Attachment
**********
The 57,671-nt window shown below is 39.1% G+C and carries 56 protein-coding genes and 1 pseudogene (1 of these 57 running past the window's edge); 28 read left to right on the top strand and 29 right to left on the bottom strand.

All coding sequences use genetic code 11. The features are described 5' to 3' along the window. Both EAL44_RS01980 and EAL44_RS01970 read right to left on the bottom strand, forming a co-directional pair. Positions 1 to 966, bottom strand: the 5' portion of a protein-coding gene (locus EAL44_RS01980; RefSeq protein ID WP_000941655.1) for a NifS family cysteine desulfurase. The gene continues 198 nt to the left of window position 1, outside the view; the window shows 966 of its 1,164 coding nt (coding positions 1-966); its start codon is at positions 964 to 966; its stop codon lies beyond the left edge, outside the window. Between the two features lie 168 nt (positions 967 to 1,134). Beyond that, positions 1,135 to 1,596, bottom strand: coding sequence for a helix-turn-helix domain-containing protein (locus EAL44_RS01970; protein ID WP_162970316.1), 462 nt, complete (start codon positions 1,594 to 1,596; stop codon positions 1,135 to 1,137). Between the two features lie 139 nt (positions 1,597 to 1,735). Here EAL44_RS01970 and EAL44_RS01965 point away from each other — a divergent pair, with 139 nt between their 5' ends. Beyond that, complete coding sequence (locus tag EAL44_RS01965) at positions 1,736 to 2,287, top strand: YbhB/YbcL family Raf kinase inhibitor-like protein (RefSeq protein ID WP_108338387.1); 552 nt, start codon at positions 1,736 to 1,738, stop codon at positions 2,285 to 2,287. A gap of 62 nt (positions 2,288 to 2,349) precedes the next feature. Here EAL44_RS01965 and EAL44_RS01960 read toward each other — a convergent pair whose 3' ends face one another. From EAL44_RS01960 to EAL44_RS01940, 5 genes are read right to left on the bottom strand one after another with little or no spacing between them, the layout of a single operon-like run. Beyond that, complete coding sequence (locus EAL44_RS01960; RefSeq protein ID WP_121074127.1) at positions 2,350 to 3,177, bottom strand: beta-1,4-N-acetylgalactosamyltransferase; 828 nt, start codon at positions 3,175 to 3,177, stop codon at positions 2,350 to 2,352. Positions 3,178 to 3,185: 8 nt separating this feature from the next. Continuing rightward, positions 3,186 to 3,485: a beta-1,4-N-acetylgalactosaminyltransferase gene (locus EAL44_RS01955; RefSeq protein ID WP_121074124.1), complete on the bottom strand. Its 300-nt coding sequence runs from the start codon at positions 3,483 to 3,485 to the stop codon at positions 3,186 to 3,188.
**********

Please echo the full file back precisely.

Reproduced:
The 57,671-nt window shown below is 39.1% G+C and carries 56 protein-coding genes and 1 pseudogene (1 of these 57 running past the window's edge); 28 read left to right on the top strand and 29 right to left on the bottom strand.

All coding sequences use genetic code 11. The features are described 5' to 3' along the window. Both EAL44_RS01980 and EAL44_RS01970 read right to left on the bottom strand, forming a co-directional pair. Positions 1 to 966, bottom strand: the 5' portion of a protein-coding gene (locus EAL44_RS01980; RefSeq protein ID WP_000941655.1) for a NifS family cysteine desulfurase. The gene continues 198 nt to the left of window position 1, outside the view; the window shows 966 of its 1,164 coding nt (coding positions 1-966); its start codon is at positions 964 to 966; its stop codon lies beyond the left edge, outside the window. Between the two features lie 168 nt (positions 967 to 1,134). Beyond that, positions 1,135 to 1,596, bottom strand: coding sequence for a helix-turn-helix domain-containing protein (locus EAL44_RS01970; protein ID WP_162970316.1), 462 nt, complete (start codon positions 1,594 to 1,596; stop codon positions 1,135 to 1,137). Between the two features lie 139 nt (positions 1,597 to 1,735). Here EAL44_RS01970 and EAL44_RS01965 point away from each other — a divergent pair, with 139 nt between their 5' ends. Beyond that, complete coding sequence (locus tag EAL44_RS01965) at positions 1,736 to 2,287, top strand: YbhB/YbcL family Raf kinase inhibitor-like protein (RefSeq protein ID WP_108338387.1); 552 nt, start codon at positions 1,736 to 1,738, stop codon at positions 2,285 to 2,287. A gap of 62 nt (positions 2,288 to 2,349) precedes the next feature. Here EAL44_RS01965 and EAL44_RS01960 read toward each other — a convergent pair whose 3' ends face one another. From EAL44_RS01960 to EAL44_RS01940, 5 genes are read right to left on the bottom strand one after another with little or no spacing between them, the layout of a single operon-like run. Beyond that, complete coding sequence (locus EAL44_RS01960; RefSeq protein ID WP_121074127.1) at positions 2,350 to 3,177, bottom strand: beta-1,4-N-acetylgalactosamyltransferase; 828 nt, start codon at positions 3,175 to 3,177, stop codon at positions 2,350 to 2,352. Positions 3,178 to 3,185: 8 nt separating this feature from the next. Continuing rightward, positions 3,186 to 3,485: a beta-1,4-N-acetylgalactosaminyltransferase gene (locus EAL44_RS01955; RefSeq protein ID WP_121074124.1), complete on the bottom strand. Its 300-nt coding sequence runs from the start codon at positions 3,483 to 3,485 to the stop codon at positions 3,186 to 3,188.